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Are Your Dog's Paws Healthy?

Updated on September 29, 2009

Maintaining Healthy Pads

The leathery surface of your pooch's paw is usually able to take whatever nature dishes out. Although they contend very well with gravel, rough surfaces, hot sidewalks and cold surfaces, they are not immune to injury. They can get scraped, bruised or cut and become very irritated and sore. Rocks or other objects can become lodged between pads causing potential problems.

Here are some tips on keeping your dog's pads healthy:

Inspect Your Dog's Pads Regularly

Your dog's feet require regular attention and maintenance to help prevent injury and also to treat injury immediately should it occur. Inspecting a dog's pads can be a bit tricky. Even dogs that are generally well behaved and sit still for baths and grooming get very fidgety and even frantic when it is time to inspect the pads. Try touching your dog's feet one at a time over a period of a few days. Rub the top of the foot and move to the pads and gently rub pads and in between pads. Once your dog gets used to you touching his feet, inspection should be a breeze.

Dog booties will protect your pet's feet in cold weather.
Dog booties will protect your pet's feet in cold weather.

Keep Your Dog's Paws Dry

Because your dog's feet are furry they can stay damp for hours at a time. This can damage the skin and even attract mosquitoes and fleas. It only takes a few seconds to towel-dry your dogs feet when they become damp. Be sure to dry between pads where moisture can accumulate. You can even dust with a little baby powder.

Cracks in the Pads

Outside dogs may have a bit more of a problem with cracks in pads especially in the colder months. When cracks appear, apply a little moisturizing lotion for a few days. Experts recommend Alpha Kerri Lotion or petroleum jelly. Apply lotion only until pads return to normal as excessive application may cause pads to become too soft to provide adequate protection.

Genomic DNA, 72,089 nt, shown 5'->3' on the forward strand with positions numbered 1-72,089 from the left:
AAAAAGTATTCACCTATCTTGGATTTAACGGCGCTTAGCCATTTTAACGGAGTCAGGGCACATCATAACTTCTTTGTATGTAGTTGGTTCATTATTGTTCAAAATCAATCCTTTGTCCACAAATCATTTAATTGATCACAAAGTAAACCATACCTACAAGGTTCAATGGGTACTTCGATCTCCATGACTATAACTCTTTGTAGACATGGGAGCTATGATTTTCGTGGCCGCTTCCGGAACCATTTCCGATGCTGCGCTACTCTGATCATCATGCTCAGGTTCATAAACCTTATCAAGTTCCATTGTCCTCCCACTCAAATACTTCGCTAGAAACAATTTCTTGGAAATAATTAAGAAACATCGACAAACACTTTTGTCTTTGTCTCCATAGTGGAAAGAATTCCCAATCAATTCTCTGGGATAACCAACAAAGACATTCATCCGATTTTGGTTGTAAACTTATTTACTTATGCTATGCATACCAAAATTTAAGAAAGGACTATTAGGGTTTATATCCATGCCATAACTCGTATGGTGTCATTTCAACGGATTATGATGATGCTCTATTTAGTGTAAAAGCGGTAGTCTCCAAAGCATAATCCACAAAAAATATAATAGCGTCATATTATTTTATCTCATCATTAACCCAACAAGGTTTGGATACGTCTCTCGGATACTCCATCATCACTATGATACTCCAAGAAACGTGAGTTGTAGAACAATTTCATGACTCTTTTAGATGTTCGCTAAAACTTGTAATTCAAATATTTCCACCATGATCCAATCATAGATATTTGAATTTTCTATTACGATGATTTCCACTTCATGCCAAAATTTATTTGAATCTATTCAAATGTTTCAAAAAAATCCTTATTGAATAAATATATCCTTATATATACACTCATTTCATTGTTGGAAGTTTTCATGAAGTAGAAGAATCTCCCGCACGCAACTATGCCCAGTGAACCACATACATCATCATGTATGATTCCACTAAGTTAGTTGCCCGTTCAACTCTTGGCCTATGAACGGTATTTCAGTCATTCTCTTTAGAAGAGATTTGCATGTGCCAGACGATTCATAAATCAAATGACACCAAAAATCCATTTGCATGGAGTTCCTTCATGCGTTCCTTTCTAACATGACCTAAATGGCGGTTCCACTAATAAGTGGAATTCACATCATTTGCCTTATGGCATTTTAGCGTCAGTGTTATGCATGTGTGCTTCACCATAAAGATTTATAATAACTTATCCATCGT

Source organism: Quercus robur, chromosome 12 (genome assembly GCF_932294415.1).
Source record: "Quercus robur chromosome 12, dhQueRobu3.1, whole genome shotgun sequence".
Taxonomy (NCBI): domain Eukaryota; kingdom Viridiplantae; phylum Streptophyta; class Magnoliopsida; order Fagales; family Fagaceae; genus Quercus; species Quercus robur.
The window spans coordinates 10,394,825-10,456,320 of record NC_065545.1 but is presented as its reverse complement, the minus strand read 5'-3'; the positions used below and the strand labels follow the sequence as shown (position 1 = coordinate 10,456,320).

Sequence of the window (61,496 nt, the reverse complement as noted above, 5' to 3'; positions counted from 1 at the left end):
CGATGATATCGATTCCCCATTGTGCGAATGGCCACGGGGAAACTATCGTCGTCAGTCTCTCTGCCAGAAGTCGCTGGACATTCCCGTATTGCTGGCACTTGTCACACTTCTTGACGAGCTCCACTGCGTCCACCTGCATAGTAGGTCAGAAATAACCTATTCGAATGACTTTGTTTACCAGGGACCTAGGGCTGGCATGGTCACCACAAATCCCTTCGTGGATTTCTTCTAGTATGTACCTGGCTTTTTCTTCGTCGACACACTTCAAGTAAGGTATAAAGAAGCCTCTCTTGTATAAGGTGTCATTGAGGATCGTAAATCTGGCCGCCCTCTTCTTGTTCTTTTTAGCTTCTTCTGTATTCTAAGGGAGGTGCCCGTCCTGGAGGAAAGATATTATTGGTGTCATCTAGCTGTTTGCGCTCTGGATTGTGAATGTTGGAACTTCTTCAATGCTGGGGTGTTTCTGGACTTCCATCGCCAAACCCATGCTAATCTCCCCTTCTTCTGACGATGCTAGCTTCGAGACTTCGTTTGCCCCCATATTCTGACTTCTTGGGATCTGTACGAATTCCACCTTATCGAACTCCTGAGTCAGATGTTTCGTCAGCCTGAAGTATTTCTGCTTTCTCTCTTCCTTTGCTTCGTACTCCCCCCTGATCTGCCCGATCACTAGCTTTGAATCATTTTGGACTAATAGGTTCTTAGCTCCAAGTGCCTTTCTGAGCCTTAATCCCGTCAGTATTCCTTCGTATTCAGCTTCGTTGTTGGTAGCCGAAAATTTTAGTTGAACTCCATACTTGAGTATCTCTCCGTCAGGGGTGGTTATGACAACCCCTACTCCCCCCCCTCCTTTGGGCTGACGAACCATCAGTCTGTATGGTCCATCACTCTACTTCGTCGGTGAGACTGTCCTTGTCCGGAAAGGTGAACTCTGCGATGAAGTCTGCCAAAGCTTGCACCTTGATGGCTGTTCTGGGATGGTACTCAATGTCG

Keep fur between toes trimmed to prevent dirt build-up.
Keep fur between toes trimmed to prevent dirt build-up.

Prevent Potential Problems

If pads become red, puffy or appear to be sore, soak feet for 5 to 10 minutes in cool water and antiseptic. If you find your pooch will not stand for this, try soaking a clean towel and clean the pads thoroughly making sure you get between the toes. Be sure to dry the feet afterwards.

Trim the Fur

Hair between the pads and toes can trap moisture and keep air from circulating. To trim hair, spread toes with your fingers. Following the line of the toe, cut straight down rather than across. This will help keep your dog's feet drier and ward off potential health problems.

Disclaimer: The information on this Hub page does not constitute medical, legal, commercial, product, and/or service advice or endorsement of any vendor, supplier and/or brand, and does not necessarily reflect the opinion of the author. Listing of an entity or service on this Hub page is not a warranty of the quality or efficacy of the products or services furnished by any entity. The author is not directly compensated by any entity other than the advertising placement services shown on this page.


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